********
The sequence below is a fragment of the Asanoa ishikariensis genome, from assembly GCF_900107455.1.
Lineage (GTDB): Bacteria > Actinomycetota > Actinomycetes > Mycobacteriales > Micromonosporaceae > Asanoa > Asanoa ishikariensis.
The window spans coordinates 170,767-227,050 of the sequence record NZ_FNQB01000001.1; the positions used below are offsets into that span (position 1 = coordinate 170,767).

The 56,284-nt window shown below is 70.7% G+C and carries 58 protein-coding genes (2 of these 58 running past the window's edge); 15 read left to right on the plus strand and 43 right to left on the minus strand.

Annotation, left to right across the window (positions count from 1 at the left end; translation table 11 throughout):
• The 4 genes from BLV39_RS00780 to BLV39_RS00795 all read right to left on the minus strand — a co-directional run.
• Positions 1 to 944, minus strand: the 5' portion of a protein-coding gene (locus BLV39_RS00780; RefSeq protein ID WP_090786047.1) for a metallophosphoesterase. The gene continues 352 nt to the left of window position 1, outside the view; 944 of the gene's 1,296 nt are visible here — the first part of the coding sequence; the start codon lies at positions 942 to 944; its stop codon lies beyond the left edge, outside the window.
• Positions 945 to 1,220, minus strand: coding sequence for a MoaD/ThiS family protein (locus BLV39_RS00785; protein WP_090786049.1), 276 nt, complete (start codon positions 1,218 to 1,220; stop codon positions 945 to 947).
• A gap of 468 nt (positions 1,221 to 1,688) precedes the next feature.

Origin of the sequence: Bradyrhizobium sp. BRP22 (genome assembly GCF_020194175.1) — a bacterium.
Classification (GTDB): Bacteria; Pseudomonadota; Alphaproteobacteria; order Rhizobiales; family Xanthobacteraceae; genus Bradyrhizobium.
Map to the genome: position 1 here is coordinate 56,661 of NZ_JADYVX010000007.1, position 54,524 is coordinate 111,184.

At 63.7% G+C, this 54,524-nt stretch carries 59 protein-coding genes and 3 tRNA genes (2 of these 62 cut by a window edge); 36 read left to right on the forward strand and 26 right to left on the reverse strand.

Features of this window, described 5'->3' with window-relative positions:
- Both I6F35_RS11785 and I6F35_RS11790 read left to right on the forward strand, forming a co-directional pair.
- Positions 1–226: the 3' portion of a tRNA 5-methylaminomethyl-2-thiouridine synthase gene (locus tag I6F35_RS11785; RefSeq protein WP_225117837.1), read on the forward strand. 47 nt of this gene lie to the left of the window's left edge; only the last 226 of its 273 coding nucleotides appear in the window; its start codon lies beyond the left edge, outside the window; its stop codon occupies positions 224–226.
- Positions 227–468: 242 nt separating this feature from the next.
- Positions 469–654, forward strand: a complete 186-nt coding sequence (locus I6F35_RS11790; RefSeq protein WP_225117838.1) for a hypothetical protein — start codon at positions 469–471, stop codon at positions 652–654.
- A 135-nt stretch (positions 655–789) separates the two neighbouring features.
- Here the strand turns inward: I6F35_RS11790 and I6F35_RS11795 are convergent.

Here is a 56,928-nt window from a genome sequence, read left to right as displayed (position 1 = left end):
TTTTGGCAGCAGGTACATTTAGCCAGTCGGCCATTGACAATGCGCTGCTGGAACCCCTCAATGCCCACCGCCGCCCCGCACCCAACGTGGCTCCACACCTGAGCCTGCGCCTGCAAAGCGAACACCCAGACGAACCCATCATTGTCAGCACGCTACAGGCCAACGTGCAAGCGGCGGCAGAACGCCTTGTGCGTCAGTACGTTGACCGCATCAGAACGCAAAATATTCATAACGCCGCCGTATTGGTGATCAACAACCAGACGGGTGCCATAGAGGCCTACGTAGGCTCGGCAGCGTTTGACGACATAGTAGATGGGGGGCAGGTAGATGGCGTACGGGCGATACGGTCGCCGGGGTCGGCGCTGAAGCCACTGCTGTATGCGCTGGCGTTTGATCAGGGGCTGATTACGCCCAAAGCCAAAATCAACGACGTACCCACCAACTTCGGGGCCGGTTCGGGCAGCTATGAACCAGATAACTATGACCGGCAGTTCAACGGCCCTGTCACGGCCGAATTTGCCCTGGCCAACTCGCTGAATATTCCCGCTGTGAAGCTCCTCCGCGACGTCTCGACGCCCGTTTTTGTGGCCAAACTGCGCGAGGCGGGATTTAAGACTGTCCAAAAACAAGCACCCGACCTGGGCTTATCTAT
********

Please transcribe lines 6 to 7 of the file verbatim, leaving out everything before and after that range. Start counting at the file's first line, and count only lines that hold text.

• The 4 genes from BLV39_RS00780 to BLV39_RS00795 all read right to left on the minus strand — a co-directional run.
• Positions 1 to 944, minus strand: the 5' portion of a protein-coding gene (locus BLV39_RS00780; RefSeq protein ID WP_090786047.1) for a metallophosphoesterase. The gene continues 352 nt to the left of window position 1, outside the view; 944 of the gene's 1,296 nt are visible here — the first part of the coding sequence; the start codon lies at positions 942 to 944; its stop codon lies beyond the left edge, outside the window.